Is The NFL Afraid Of Vince Young?

By Tony McClean
Updated: April 12, 2006

NEW HAVEN, Ct. — In the sometimes, cookie cutter world of the National Football League, the decision makers of the league at times have to be led kicking and screaming into the 21st century.

When making this point, we’re talking more of an on-field matter. The league still remains ahead of the other three major sports (i.e. MLB, NBA, NHL) when it comes to maximum exposure on TV, the Internet, and other forms of mass communications.
However, there still some things and nuances that make coaches and general managers in the league look like Chicken Little’s crazy uncle after a few beers. One case in point is a certain University of Texas quarterback by the name of Vince Young.
After his stellar performance in January’s National Championship game against the USC Trojans, Young put an outstanding capper to his college career by defeating the Trojans’ Heisman backfield of Reggie Bush and Matt Leinhart.
Staring at a 4th-and-5 down 38-33 and less than one minute remaining in regulation, Young went through three passing progressions, scrambled right, and then trotted eight yards into the end zone to propel UT to a 41-38 victory before 93,986 fans at the Rose Bowl.
Since that January evening, the ability, intelligence, and character of the talented Mr. Young has been under incredible scrutiny. Many scribes fell all over themselves in criticism when it was first reported that Young’s Wonderlic Test scores were well below standard.
Even though those first reports have since been deemed false, it hasn’t stopped the media and some anonymous pro scouts from questioning if Young can “hack it” in the NFL.
The criticism reached a ridiculous point when Kansas City Star columnist Jason Whitlock when so far as to insinuate that Young was slowly becoming the sport’s new Ryan Leaf.
Whitlock and many wags like him played right into the NFL’s hands. As a black quarterback, Young’s abilities have been under a little more scrutiny than most. This all comes despite what the Longhorn standout has done on the field in just under the last three years at UT.
In his first season as the full time starter in 2004, Young showed promise but was erratic as his numbers (12 TDs, 13 interceptions) would attest. Despite that, he helped lead the Longhorns to a stunning win over the Michigan Wolverines in UT’s first-ever trip to the Rose Bowl.
Young looked to improve in 2005. We here at BASN felt that he, not the reigning Heisman Trophy winner Leinhart, was college football’s best quarterback. Despite not winning the Heisman, Young took his game to another level and reinforced what we felt at the beginning of the season.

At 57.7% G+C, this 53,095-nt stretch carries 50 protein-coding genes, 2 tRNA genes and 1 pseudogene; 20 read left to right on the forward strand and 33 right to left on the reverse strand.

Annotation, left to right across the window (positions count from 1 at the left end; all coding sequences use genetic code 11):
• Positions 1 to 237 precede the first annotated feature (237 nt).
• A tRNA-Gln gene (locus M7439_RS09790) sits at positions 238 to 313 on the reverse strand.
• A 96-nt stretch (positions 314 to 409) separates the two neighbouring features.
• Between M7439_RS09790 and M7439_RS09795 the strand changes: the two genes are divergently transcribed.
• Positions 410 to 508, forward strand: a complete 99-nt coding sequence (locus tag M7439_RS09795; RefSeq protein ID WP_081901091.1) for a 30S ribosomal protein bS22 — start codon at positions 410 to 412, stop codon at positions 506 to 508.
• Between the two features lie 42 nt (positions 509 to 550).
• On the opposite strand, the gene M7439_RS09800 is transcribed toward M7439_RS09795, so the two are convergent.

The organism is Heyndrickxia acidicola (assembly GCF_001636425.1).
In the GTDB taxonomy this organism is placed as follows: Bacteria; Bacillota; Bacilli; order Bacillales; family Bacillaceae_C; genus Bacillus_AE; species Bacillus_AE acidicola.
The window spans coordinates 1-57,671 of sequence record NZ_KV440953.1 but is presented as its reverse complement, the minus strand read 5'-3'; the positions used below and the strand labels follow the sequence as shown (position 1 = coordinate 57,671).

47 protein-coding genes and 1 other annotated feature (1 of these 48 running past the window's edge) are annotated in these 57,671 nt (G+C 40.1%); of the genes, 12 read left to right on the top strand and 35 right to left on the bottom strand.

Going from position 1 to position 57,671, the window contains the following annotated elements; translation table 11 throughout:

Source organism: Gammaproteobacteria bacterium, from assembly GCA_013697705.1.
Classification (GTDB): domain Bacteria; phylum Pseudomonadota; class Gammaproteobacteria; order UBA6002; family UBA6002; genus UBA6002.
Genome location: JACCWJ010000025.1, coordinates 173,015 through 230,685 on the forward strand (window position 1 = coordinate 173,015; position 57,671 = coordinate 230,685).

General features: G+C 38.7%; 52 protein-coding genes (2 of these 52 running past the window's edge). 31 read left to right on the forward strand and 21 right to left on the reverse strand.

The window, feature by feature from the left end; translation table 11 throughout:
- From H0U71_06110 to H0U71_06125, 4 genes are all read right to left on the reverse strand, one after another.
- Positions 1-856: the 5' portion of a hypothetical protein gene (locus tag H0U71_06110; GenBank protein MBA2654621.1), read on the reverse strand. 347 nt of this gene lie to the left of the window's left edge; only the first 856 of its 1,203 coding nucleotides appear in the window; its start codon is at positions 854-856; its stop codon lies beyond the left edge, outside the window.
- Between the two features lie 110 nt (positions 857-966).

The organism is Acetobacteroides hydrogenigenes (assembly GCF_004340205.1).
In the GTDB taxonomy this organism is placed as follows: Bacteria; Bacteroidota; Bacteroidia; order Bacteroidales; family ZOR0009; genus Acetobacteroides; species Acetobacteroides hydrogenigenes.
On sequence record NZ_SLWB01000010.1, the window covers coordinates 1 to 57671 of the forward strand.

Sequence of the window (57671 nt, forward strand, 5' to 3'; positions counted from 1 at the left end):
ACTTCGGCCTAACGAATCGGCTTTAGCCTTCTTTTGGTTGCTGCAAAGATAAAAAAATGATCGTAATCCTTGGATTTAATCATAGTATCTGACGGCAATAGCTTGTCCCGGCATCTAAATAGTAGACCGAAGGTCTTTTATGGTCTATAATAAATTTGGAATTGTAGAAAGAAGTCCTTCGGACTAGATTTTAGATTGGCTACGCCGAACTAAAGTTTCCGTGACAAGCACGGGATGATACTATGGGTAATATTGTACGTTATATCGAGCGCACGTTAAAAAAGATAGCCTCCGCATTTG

Last season, Young was 182-of-285 (63.9 percent) for 2,769 yards and 26 TDs to go with 850 yards rushing and nine TDs. His 168.6 passing efficiency rating led all Division I-A quarterbacks and he became Texas’ single-season record-holder in total offense with 3,619 yards.
In fact, Young looked and played with the ability of several different quarterbacks instead of the running quarterback that many categorized him as at the start of his college career. He had the legs of a Michael Vick, the arm of a Randall Cunningham, and the poise of a John Elway.
In many ways, Young offered much more than any black quarterback than was drafted before him. Here was a 6-foot-5, 230-pounder that couldn’t be called “Slash”, but a player that could eventually take the position by storm.
Unfortunately, his greatest blessing at some point would also be his biggest curse. Some NFL teams, in fact, were almost scared to make an fair evaluation of Young’s talent. Despite outperforming the league’s annointed best newcomer (Leinhart), the anonymous scouts still looked to fine minor flaws in his game.
When Young had his private pro workout, these same anonymous scouts felt that he didn’t show them anything out of the ordinary. In fact, some went as far as to say Vanderbilt’s Jay Cutler showed more promise in his private workout than Young.
Now, I’m not naive enough to think that Young will just walk in and dominate the NFL. Like any other rookie QB, there will be an adjustment period. Very few rookie QBs walk in and dominate like a Dan Marino. As good as John Elway became, Ol’ No. 7 was truly awful in his early years in the Mile High City.
All we’re trying to say is that on the surface, Young doesn’t offer just the same old, run of the mill talent coming into the league. He has shown good footwork and has consistently improved over the past few years, which will help him to make all the movements necessary in the pocket.
I truly feel that any team that drafts Young will be looking at a franchise-type player that barring any major injury will be a consistent winner in the NFL.
It’s unfortunate that there are some GM’s in the league that don’t recognize that. It appears that in some instances, despite Young’s many gifts, some folks are still a bit afraid to see the light.